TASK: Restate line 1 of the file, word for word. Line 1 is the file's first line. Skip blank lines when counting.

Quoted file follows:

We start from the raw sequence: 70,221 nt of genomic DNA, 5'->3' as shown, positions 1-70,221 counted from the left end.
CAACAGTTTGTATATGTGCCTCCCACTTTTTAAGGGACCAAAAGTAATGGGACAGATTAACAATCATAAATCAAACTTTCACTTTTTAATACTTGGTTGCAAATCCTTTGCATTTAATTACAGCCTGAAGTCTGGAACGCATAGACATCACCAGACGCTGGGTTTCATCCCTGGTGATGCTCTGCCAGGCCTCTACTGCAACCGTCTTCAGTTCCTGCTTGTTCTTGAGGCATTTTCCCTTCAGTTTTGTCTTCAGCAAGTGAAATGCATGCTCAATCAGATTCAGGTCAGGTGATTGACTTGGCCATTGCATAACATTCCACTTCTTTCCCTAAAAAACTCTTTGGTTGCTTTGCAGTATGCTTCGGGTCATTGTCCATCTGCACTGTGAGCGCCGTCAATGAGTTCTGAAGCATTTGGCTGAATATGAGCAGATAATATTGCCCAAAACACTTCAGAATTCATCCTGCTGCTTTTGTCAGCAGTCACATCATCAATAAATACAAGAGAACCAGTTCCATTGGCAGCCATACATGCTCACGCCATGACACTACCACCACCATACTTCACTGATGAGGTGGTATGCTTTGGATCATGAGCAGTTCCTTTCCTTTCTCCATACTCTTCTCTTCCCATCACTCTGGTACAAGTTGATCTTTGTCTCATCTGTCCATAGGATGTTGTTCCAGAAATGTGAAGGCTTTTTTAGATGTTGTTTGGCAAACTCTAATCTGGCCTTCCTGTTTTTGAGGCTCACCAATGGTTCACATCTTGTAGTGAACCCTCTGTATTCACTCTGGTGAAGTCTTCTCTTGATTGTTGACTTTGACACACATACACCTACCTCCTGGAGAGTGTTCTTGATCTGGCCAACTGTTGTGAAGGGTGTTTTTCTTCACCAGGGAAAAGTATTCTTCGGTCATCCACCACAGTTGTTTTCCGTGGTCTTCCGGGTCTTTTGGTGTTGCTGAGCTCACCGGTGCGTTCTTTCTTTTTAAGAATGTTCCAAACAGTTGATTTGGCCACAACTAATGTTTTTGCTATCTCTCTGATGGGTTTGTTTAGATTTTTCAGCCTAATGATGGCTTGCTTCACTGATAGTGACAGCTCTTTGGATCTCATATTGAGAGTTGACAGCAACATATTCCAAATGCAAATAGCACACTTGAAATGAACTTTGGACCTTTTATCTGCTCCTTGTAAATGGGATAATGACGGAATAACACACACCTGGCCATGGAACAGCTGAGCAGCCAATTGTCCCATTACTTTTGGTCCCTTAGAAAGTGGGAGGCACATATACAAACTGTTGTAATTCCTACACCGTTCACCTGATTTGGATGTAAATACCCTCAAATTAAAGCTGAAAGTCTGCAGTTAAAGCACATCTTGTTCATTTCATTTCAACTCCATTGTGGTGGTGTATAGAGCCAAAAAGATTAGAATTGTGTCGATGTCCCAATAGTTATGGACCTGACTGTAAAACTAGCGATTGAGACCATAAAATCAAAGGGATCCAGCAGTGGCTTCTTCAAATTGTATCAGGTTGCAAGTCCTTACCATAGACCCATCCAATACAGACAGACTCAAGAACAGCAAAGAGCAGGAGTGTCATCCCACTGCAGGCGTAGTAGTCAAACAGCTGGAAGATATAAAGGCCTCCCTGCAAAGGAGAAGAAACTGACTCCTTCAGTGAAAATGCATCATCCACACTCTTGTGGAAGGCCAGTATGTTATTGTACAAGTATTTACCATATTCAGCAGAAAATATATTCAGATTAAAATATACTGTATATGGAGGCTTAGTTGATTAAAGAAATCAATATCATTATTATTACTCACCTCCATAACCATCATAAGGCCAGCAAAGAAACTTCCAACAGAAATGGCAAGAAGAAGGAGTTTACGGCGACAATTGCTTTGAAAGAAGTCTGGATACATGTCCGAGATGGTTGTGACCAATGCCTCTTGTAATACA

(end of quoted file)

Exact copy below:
We start from the raw sequence: 70,221 nt of genomic DNA, 5'->3' as shown, positions 1-70,221 counted from the left end.